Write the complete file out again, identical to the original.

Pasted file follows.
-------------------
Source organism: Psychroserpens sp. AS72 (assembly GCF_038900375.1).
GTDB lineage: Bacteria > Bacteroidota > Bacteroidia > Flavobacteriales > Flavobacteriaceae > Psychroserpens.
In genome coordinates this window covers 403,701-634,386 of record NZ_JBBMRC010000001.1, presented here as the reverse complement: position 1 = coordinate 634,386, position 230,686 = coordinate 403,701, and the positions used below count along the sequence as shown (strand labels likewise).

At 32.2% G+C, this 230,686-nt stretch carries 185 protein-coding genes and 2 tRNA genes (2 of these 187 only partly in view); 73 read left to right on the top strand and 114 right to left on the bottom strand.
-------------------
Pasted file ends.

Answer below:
Source organism: Psychroserpens sp. AS72 (assembly GCF_038900375.1).
GTDB lineage: Bacteria > Bacteroidota > Bacteroidia > Flavobacteriales > Flavobacteriaceae > Psychroserpens.
In genome coordinates this window covers 403,701-634,386 of record NZ_JBBMRC010000001.1, presented here as the reverse complement: position 1 = coordinate 634,386, position 230,686 = coordinate 403,701, and the positions used below count along the sequence as shown (strand labels likewise).

At 32.2% G+C, this 230,686-nt stretch carries 185 protein-coding genes and 2 tRNA genes (2 of these 187 only partly in view); 73 read left to right on the top strand and 114 right to left on the bottom strand.